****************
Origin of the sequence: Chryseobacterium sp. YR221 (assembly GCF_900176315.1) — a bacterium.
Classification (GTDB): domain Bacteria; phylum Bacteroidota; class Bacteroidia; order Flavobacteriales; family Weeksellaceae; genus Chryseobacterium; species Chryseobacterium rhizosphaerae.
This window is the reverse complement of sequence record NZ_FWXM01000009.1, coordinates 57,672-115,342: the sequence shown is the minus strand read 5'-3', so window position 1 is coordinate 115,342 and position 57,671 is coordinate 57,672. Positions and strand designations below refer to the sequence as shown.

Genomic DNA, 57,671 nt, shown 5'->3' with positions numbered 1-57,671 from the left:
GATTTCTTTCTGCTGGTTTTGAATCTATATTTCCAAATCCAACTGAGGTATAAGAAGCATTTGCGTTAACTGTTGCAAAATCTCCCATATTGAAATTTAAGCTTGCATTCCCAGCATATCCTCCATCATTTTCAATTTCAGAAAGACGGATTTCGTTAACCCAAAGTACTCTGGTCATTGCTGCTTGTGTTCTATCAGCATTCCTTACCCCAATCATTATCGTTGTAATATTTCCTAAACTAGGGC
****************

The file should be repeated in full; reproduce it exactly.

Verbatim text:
Origin of the sequence: Chryseobacterium sp. YR221 (assembly GCF_900176315.1) — a bacterium.
Classification (GTDB): domain Bacteria; phylum Bacteroidota; class Bacteroidia; order Flavobacteriales; family Weeksellaceae; genus Chryseobacterium; species Chryseobacterium rhizosphaerae.
This window is the reverse complement of sequence record NZ_FWXM01000009.1, coordinates 57,672-115,342: the sequence shown is the minus strand read 5'-3', so window position 1 is coordinate 115,342 and position 57,671 is coordinate 57,672. Positions and strand designations below refer to the sequence as shown.

Genomic DNA, 57,671 nt, shown 5'->3' with positions numbered 1-57,671 from the left:
GATTTCTTTCTGCTGGTTTTGAATCTATATTTCCAAATCCAACTGAGGTATAAGAAGCATTTGCGTTAACTGTTGCAAAATCTCCCATATTGAAATTTAAGCTTGCATTCCCAGCATATCCTCCATCATTTTCAATTTCAGAAAGACGGATTTCGTTAACCCAAAGTACTCTGGTCATTGCTGCTTGTGTTCTATCAGCATTCCTTACCCCAATCATTATCGTTGTAATATTTCCTAAACTAGGGC